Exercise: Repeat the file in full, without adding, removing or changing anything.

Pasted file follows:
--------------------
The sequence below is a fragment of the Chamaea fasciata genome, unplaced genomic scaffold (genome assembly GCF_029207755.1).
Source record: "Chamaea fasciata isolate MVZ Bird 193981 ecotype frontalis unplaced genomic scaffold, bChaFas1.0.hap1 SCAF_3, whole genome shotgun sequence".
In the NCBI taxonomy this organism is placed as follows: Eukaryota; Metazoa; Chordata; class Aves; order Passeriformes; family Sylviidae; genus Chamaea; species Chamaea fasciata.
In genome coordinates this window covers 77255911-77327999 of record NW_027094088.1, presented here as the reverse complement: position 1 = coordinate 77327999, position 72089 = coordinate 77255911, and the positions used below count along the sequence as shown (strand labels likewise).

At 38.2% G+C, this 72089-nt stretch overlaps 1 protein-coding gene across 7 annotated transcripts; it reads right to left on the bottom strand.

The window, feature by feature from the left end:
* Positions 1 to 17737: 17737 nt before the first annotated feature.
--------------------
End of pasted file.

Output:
The sequence below is a fragment of the Chamaea fasciata genome, unplaced genomic scaffold (genome assembly GCF_029207755.1).
Source record: "Chamaea fasciata isolate MVZ Bird 193981 ecotype frontalis unplaced genomic scaffold, bChaFas1.0.hap1 SCAF_3, whole genome shotgun sequence".
In the NCBI taxonomy this organism is placed as follows: Eukaryota; Metazoa; Chordata; class Aves; order Passeriformes; family Sylviidae; genus Chamaea; species Chamaea fasciata.
In genome coordinates this window covers 77255911-77327999 of record NW_027094088.1, presented here as the reverse complement: position 1 = coordinate 77327999, position 72089 = coordinate 77255911, and the positions used below count along the sequence as shown (strand labels likewise).

At 38.2% G+C, this 72089-nt stretch overlaps 1 protein-coding gene across 7 annotated transcripts; it reads right to left on the bottom strand.

The window, feature by feature from the left end:
* Positions 1 to 17737: 17737 nt before the first annotated feature.